Thinking Sociologically: The Political Economy Perspective
C. Wright Mills, “The Promise from The Sociological Imagination”. http://www.lclark.edu/~goldman/socimagination.html
Barbara Katz Rothman, “Beyond Mothers and Fathers: Ideology in a Patriarchal Society”
You tube: Sheryl Sandberg: Why we have too few women leaders https://www.youtube.com/watch?v=18uDutylDa4
Gender Perspectives I
Candace West and Don H. Zimmerman, “Doing Gender”.
Joan Spade and Reese, “We’ve Come a Long Way, Maybe: College Students’ Plans for Work and Family
Gender Perspectives II
Meika Loe. “Working for Men –At the Intersection of Power, Gender, and Sexuality” http://onlinelibrary.wiley.com/doi/10.1111/j.1475-682X.1996.tb01184.x/pdf
Video: 7986 Micky Mouse Monopoly: Disney, Childhood, and Corporate Power
Historical Perspectives I
Nancy Mandell and Julianne Momirov “Family Histories”
Marlene B. Castellano, “Women in Huron and Ojibwa Societies”. http://cws.journals.yorku.ca/index.php/cws/article/view/11169/10258
Historical Perspectives II
Lykke De la Cour and R. Sheinin, “The Ontario Medical College for Women, 1883-1906”
Sylvia Hamilton,“Our Mothers Grand and Great: Black Women of Nova Scotia”. http://cws.journals.yorku.ca/index.php/cws/article/view/10861/9950
Conceptualizing Sexism and Racism
Roxana Ng, “Sexism, Racism, and Canadian Nationalism” In V. Zawicki and C. Levine-Rasky, eds., Inequality in Canada, pp.1-16
Peggy McIntosh,“White Privilege: Unpacking the Invisible Knapsack” in http://amptoons.com/blog/files/mcintosh.html
Confronting Differences, Challenges, and Change
Changing Perceptions of Women’s Work
Dillway and Pare, “Locating Mothers: How Cultural Debates About Stay-at-Home Versus Working Mothers Define Women and Home”. http://journals1.scholarsportal.info/details?uri=/0192513x/v29i0004/437_lm
Dione Brand, ‘We weren’t allowed to go into factory work until Hitler started the war’: The 1920s to the 1940s
Motherhood and Mothering I
Randi Cull, “Aboriginal Mothering Under the State’s Gaze”
Carol Thomas, “The Baby and the Bathwater: Disabled Women and Motherhood In Social Context”
Motherhood and Mothering II
Harriet Rosenberg, “Motherwork, Stress, and Depression: The Costs of Privatized Social Reproduction”
Katherine Arnup, “Does the Word Lesbian Mean Anything to You?”
Motherhood and Mothering III: Transnational Arrangements
Ann H. Kim, “Structuring Transnationalism: Mothering and the Educational Project.
Rina Cohen, “Transnational Motherhood: Constructing Intergenerational Relations Between Filipina Migrant Workers and Their Children.” [Man &Cohen, chap. 8]
Feminization of Poverty
Lesley Harmon, “The Feminization of Poverty: An Old Problem with a New Name”
Valerie Tarasuk et al., “Struggling to Survive: Women in Families Using Food Banks”
Karen Flynn, “Feeding Kids on Tuna and Bologna: the Impact of the Cuts on Single Black Women in Toronto”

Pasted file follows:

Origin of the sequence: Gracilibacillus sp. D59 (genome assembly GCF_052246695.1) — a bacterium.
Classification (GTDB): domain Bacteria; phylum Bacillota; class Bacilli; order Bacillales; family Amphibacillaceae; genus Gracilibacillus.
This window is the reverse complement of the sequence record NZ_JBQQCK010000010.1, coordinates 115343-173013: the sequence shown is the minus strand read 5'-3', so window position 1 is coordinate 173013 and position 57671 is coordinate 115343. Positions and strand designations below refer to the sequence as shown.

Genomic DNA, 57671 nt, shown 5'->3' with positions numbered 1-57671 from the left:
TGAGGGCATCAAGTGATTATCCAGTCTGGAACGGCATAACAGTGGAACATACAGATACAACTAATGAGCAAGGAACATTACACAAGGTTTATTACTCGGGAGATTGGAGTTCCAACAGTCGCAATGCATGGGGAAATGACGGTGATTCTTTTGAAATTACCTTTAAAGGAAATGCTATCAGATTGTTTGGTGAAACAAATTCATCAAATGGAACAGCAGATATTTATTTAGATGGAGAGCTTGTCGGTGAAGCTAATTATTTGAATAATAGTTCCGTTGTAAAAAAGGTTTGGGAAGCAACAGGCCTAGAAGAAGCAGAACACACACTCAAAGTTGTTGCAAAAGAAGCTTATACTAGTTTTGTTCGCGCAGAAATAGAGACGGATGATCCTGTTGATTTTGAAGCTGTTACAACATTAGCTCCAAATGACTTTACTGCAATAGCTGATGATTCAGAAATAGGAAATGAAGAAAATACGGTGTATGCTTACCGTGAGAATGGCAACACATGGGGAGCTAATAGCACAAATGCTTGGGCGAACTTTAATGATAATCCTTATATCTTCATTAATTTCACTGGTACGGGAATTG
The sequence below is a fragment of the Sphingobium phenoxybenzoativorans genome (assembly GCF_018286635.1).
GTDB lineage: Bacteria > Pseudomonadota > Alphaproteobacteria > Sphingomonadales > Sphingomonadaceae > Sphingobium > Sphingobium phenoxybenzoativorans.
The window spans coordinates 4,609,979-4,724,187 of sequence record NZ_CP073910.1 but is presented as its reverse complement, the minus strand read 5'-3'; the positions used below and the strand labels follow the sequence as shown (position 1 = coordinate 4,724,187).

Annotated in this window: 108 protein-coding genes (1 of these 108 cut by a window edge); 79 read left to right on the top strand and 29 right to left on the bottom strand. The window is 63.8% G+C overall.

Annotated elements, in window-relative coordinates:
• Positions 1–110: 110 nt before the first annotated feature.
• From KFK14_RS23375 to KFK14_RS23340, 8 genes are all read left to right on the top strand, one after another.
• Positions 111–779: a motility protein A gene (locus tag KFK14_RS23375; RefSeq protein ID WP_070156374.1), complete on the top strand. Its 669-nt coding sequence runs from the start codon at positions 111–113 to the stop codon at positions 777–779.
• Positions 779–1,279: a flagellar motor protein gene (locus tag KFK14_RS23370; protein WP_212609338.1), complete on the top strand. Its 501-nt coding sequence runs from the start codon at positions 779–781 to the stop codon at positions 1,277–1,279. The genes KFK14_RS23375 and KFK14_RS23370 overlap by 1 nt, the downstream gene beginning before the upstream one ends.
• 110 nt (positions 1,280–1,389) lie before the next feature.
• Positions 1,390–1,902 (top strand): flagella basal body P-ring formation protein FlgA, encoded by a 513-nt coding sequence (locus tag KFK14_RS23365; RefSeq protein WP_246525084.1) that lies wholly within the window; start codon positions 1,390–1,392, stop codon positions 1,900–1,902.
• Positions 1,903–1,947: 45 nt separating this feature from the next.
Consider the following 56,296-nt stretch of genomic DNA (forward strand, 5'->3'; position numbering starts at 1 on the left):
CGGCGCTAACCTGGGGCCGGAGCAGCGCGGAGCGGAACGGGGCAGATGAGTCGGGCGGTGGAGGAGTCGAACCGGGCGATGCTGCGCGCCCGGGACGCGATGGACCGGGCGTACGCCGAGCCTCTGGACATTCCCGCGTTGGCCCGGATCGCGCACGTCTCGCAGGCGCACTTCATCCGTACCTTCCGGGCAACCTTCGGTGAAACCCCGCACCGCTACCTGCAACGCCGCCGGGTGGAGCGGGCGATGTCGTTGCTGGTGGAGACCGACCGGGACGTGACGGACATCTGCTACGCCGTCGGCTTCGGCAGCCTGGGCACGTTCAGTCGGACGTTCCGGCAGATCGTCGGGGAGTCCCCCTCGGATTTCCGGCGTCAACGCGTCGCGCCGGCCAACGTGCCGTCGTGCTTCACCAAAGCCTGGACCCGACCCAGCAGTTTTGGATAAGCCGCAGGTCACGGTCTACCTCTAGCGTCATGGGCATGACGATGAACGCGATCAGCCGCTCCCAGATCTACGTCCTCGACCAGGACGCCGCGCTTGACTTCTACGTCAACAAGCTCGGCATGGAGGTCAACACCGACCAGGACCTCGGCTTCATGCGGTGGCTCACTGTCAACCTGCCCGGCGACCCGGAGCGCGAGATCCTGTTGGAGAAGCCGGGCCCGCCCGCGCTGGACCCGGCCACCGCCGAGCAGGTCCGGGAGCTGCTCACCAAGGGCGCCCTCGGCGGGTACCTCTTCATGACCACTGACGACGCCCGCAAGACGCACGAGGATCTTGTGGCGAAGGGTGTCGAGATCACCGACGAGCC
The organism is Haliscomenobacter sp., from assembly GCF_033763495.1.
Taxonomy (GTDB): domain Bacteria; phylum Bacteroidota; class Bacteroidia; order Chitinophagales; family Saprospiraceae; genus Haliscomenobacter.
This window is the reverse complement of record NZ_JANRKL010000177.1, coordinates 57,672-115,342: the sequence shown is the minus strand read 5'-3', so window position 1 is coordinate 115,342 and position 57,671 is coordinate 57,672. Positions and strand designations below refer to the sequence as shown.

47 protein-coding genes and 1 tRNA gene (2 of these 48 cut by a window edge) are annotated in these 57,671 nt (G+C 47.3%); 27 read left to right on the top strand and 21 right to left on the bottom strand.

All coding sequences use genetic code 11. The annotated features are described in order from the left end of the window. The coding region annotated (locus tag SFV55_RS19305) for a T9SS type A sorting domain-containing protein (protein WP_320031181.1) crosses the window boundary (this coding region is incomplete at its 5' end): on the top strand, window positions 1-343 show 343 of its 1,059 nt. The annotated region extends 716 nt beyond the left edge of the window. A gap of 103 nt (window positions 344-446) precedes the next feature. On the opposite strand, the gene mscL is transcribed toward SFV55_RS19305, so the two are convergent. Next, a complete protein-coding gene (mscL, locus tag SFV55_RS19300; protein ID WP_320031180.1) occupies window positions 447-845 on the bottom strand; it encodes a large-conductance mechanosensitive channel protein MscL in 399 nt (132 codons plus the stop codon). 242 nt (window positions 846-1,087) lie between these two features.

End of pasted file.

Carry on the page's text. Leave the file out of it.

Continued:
Violence Against Women I
Aysan Sev’er, “All in the Family: Violence Against Women, Children, and the Aged”.
Ursula Franklin, “Commemoration for the Montreal Massacre”. http://cws.journals.yorku.ca/index.php/cws/article/view/10641/9730
Video: 2143/4679 After the Montreal Massacre/Let’s talk about it
Violence Against Women II: Intersections of Gender, Race, and Class
Susan MacDonald, “Not in the Numbers: Domestic Violence and Immigrant Women.” http://cws.journals.yorku.ca/index.php/cws/article/view/7893/7024
Ranjini Mendis “From [email protected]”.
Women’s Work in the Home and in the Labour Market
Negotiating Work and Family I
Meg Luxton “Family Coping Strategies: Balancing Paid Employment and Domestic Labour”
In V. Zawicki and C. Levine-Rasky, eds., Inequality in Canada, pp 66-86
Martha Friendly, “Why Women Still Aren’t Satisfied: Politics and Activism in Canadian Child Care
In some homes, men do more housework than women http://www.theglobeandmail.com/life/relationships/in-some-homes-men-do-more-housework-than-women/article12318648/
Negotiating Work and Family II: Immigrant Families
Guida Man, “Maintaining Families Through Transnational Strategies: The Experience of Mainland Chinese Immigrant Women in Canada.” [Man &Cohen, chap. 2]
Amrita Hari, “Intergenerational and Transnational Familyhood in Canada’s Technology Triangle.” [Man & Cohen, chap. 3]
Valerie Francesco, “Multidirectional Care in Filipino Transnational Families.” [Man & Cohen, chap. 5].
Invisibility of Women’s Work
Marilyn Waring. “The Invisibility of Women’s Work: The Economics of Local and Global ‘Bullshit’”. http://cws.journals.yorku.ca/index.php/cws/article/view/8886/8063
Dirty work: How household chores push families to the brink http://www.theglobeandmail.com/life/relationships/dirty-work-how-household-chores-push-families-to-the-brink/article12300024/